Flashcards in chapter 11 pharm 343 Deck (27):
local. amide drug. alone or with epinephrine used for infiltration and nerve block. topical form.
parenteral general anesthetic used for the induction and maintenance of general anesthesia and also for sedation for mechanical ventilation in ICU settings. it can also be used as a sedative-hypnotic for moderate sedation. well tolerated, producing few undesirable effects.
depolarizing group. same stimulants as ACh and produces the same response. metabilzed slowly. repolarization can not occur. the muscle loses its ability to contract and flaccid muscle paralysis results just as long as sufficient succ concentrations are present. it has a quick onset and used to help endotracheal intubation. cause muscular fiscicutations (spasms). contraindications for history of hyperthermia, skeletal muscles myopathies, and hypersensitivity to the drug. only injectables.
intermediate acting nondepolar nmbd. used as an adjunct to general anesthesia to help tracheal intubation and to provide skeletal muscle relaxation during surgery. commonly used. long term use resulted in prolonged paralysis and difficulty weaning off ventilation. only injectables.
the loss of the ability to feel pain resulting from the administration of an anesthetic drug.
drugs that depress the CNS or peripheral nerves to produce decreased or loss of consciousness or muscle relaxation.
the practice of using combinations of different drug classes rather than a single drug to produce anesthesia.
a drug-induced state in which the CNS nerve impulses are altered to reduce pain and other sensations throughout the entire body. it normally involves complete loss of consciousness and depression of normal respiratory drive.
achieved by one or more drugs. often a synergistic combination of drugs is used, which allows for smaller doses of each drug and better control of the pts anesthized state.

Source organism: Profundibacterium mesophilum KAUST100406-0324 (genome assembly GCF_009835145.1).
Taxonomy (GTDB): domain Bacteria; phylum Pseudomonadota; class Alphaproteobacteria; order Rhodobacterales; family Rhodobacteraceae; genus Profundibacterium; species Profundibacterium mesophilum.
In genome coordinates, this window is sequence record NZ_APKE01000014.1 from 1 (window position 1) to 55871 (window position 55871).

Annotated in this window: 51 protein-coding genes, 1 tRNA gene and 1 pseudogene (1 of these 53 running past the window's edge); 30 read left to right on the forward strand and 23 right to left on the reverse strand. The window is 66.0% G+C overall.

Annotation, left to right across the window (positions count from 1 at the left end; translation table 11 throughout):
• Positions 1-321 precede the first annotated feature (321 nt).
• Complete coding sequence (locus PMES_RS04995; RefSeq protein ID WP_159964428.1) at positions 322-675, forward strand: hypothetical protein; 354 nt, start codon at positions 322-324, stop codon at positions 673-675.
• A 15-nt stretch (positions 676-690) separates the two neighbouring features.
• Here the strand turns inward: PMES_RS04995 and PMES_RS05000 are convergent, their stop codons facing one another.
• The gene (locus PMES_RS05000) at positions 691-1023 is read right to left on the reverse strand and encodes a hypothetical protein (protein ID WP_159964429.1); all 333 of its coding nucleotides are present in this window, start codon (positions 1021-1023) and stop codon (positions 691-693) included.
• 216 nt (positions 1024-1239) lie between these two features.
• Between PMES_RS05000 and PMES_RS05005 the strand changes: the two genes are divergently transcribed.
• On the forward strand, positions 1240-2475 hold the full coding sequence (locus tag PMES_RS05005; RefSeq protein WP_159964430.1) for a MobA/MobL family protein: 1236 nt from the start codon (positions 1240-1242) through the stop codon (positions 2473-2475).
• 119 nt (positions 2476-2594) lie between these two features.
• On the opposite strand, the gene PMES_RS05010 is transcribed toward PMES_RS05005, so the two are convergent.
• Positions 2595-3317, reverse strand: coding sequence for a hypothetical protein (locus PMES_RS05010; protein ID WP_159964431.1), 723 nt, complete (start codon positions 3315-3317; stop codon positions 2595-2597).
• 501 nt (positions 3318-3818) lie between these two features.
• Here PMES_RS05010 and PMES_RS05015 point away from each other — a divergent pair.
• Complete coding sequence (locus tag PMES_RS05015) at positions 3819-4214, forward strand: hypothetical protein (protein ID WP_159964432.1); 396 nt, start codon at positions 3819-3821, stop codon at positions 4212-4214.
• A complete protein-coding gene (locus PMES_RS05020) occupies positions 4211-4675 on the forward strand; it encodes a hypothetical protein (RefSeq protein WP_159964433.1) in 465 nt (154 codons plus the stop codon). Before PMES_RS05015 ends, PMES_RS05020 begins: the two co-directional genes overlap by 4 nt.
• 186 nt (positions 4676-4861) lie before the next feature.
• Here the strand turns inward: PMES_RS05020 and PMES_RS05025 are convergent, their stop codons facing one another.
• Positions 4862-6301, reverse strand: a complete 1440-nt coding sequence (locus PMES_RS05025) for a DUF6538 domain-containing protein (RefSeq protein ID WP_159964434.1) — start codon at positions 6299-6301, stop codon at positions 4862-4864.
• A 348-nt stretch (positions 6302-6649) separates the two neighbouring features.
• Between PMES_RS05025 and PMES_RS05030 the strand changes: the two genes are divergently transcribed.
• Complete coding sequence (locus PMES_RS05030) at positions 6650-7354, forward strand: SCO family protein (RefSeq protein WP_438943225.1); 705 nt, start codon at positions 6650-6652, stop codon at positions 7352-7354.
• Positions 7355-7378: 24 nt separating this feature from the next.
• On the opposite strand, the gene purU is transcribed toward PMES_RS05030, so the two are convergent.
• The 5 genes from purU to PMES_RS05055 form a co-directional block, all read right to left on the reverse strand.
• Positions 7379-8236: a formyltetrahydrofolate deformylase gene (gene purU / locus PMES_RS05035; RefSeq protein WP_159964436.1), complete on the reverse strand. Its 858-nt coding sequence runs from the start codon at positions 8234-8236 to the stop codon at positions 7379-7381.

inhalational anesthetics are volatile liquids or gases that are vaporized or mixed with O2 to induce anesthesia.
relaxation of skeletal and visceral smooth muscles for surgical procedures as well as in electoconvulsive therapy for severe depression.
a drug-induced state in which peripheral or spinal nerve impulses are altered to reduce or eliminate pain and other sensations in tissues innervated by these nerves.
second major class. reduce pain. regional anesthetics bcuz they render a specific portion of body insensitivity to pain.
they are used by interfering with nerve transmission in specific areas, blocking nerve conduction only in the area in which they are applied without losing consciousness.
ester and amides-they are classified as parenterl or topical anesthetics.
Nerve block (large body region) or infiltration anesthesia (multiple small injections to make a more limited area).
motor activity returns first, then sensory functions, and finally autonomic activity.
blocks the two neurotransmitters=noreepinephrine and epinephirne.
a genetically linked major adverse reaction to general anesthesia characterized by a rapid rise in body temperature as well as tachycardia, tachypnea, and sweating.
associated with the use of volatile inhalational anesthetics as well as the depolarizing NMBD succinylcholine.
rapid rise in body temp, tachycardia, tachypnea, and muscular rigidity.
treated with cardiorespiratory supportive care as needed to stabilize heart and lung function along with the skeletal muscle relaxant dantrolene.
a milder form of general anesthesia that cause partial or complete loss of consciousness but does not generally reduce normal respiratory drive.
allows pt to relax and have markedly reduced or no anxiety, yet still maintain his/her own open airway and response to verbal commands.
most commonly used include benzo, usually midazolam, with an opioid usually fentanyl or morphine. propofol also used.